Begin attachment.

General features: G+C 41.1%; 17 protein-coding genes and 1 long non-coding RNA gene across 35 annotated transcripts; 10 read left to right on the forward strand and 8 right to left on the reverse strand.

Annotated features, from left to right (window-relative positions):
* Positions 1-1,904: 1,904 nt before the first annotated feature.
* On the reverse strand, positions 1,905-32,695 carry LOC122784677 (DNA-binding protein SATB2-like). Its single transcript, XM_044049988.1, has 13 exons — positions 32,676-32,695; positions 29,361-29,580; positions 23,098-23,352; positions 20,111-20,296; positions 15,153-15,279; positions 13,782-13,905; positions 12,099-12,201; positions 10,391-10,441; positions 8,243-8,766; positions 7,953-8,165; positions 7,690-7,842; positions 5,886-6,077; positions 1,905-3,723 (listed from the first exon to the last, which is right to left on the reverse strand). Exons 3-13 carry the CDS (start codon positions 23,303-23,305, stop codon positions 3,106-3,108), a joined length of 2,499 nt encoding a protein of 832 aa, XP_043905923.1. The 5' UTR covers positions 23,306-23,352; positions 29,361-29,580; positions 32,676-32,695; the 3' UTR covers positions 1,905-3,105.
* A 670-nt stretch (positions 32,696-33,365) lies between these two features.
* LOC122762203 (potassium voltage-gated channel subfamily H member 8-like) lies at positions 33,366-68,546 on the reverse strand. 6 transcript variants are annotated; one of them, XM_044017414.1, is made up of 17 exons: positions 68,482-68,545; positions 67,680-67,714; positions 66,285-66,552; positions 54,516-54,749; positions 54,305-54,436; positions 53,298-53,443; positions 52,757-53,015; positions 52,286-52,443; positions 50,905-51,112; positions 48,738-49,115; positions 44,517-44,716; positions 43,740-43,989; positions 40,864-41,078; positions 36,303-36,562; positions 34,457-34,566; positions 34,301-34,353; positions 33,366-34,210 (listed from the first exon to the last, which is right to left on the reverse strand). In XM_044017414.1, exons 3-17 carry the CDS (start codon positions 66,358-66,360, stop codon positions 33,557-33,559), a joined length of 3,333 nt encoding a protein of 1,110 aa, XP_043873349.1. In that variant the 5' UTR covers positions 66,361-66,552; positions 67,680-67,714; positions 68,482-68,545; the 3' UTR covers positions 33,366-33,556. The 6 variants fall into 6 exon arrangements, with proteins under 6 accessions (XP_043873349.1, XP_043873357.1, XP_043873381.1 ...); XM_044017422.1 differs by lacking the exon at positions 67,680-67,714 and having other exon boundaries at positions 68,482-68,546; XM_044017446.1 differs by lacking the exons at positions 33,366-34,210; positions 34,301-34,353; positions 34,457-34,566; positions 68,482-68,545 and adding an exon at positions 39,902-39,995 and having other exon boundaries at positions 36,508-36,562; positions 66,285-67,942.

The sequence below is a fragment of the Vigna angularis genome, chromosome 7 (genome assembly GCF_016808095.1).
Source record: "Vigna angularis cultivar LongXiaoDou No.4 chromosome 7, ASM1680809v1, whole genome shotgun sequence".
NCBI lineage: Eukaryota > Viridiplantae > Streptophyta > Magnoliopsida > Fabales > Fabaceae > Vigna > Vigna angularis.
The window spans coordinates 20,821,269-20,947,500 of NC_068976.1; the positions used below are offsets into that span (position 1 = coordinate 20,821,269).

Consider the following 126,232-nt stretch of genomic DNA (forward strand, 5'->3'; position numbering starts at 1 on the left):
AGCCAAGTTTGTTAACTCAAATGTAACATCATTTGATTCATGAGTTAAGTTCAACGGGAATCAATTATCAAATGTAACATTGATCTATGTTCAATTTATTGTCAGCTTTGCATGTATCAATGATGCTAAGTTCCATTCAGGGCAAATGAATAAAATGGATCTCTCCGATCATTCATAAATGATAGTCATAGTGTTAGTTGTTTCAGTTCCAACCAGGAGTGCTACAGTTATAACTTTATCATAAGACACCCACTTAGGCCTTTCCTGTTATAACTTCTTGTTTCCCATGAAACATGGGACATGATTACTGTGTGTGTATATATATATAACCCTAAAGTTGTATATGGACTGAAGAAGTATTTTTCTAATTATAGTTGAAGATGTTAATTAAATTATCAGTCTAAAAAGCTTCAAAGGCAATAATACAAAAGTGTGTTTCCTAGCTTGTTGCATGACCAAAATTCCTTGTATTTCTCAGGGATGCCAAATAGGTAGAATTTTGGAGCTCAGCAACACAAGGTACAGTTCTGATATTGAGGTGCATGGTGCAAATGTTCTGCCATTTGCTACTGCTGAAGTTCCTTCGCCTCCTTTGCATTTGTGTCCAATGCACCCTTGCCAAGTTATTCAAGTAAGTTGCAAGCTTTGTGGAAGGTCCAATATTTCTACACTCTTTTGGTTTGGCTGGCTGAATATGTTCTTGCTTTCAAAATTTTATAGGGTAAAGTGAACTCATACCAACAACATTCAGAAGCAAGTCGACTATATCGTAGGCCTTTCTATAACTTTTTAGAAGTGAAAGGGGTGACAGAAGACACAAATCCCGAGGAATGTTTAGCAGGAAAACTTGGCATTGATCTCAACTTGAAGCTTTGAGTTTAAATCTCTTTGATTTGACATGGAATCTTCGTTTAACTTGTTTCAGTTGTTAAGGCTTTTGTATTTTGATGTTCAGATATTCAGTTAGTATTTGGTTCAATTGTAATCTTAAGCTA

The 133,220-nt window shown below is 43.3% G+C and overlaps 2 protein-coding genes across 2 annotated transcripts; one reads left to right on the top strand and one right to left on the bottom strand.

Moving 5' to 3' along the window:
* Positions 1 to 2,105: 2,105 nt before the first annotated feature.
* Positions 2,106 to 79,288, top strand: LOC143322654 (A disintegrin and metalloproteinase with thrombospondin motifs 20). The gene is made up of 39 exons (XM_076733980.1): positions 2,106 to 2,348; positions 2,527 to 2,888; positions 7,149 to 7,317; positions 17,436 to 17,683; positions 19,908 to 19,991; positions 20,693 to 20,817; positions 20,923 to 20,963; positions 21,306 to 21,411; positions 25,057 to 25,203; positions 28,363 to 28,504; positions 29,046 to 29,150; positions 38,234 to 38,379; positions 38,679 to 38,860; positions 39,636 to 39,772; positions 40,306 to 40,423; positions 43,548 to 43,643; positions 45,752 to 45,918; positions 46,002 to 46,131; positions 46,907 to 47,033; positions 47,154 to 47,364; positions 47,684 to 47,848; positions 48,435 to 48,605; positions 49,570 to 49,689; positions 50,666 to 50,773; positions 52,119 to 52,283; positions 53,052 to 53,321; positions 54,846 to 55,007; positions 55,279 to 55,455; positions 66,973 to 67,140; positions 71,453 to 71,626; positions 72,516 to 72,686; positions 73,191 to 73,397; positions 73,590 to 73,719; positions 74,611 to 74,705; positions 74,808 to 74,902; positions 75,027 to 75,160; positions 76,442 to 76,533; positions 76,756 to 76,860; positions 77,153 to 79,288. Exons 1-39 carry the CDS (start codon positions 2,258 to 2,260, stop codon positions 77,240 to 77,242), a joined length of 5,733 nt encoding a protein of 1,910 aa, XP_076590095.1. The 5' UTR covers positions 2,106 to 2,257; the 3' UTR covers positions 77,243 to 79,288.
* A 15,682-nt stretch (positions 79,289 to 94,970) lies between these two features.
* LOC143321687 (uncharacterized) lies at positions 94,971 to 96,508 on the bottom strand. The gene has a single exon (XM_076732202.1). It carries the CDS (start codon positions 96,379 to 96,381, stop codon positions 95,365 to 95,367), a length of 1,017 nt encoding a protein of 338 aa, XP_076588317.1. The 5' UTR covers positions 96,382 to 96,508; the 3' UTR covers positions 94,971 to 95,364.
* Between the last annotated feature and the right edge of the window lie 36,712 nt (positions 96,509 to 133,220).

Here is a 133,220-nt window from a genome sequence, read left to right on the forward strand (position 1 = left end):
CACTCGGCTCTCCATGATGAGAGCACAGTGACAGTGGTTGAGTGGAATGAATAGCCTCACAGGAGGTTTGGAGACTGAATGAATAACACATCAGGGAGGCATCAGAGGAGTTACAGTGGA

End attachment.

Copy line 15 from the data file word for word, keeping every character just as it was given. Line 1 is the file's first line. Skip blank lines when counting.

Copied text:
* Positions 1 to 2,105: 2,105 nt before the first annotated feature.